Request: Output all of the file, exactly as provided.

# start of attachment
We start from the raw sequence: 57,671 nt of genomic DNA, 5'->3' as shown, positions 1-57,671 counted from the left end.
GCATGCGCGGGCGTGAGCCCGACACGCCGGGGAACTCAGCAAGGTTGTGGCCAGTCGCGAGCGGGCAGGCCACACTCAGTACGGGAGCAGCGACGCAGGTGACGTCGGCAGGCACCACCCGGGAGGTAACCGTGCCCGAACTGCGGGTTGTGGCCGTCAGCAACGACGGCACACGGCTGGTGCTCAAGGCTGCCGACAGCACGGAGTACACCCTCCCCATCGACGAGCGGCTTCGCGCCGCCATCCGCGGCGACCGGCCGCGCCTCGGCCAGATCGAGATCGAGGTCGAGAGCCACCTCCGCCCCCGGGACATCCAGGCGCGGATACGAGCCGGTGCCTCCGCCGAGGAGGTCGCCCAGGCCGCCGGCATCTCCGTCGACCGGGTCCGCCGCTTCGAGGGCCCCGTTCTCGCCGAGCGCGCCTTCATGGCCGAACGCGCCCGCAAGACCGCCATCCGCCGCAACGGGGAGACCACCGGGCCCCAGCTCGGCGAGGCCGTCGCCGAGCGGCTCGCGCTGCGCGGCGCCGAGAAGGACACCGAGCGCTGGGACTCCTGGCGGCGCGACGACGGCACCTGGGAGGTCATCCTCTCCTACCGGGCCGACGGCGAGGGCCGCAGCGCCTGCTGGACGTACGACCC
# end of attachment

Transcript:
We start from the raw sequence: 57,671 nt of genomic DNA, 5'->3' as shown, positions 1-57,671 counted from the left end.
GCATGCGCGGGCGTGAGCCCGACACGCCGGGGAACTCAGCAAGGTTGTGGCCAGTCGCGAGCGGGCAGGCCACACTCAGTACGGGAGCAGCGACGCAGGTGACGTCGGCAGGCACCACCCGGGAGGTAACCGTGCCCGAACTGCGGGTTGTGGCCGTCAGCAACGACGGCACACGGCTGGTGCTCAAGGCTGCCGACAGCACGGAGTACACCCTCCCCATCGACGAGCGGCTTCGCGCCGCCATCCGCGGCGACCGGCCGCGCCTCGGCCAGATCGAGATCGAGGTCGAGAGCCACCTCCGCCCCCGGGACATCCAGGCGCGGATACGAGCCGGTGCCTCCGCCGAGGAGGTCGCCCAGGCCGCCGGCATCTCCGTCGACCGGGTCCGCCGCTTCGAGGGCCCCGTTCTCGCCGAGCGCGCCTTCATGGCCGAACGCGCCCGCAAGACCGCCATCCGCCGCAACGGGGAGACCACCGGGCCCCAGCTCGGCGAGGCCGTCGCCGAGCGGCTCGCGCTGCGCGGCGCCGAGAAGGACACCGAGCGCTGGGACTCCTGGCGGCGCGACGACGGCACCTGGGAGGTCATCCTCTCCTACCGGGCCGACGGCGAGGGCCGCAGCGCCTGCTGGACGTACGACCC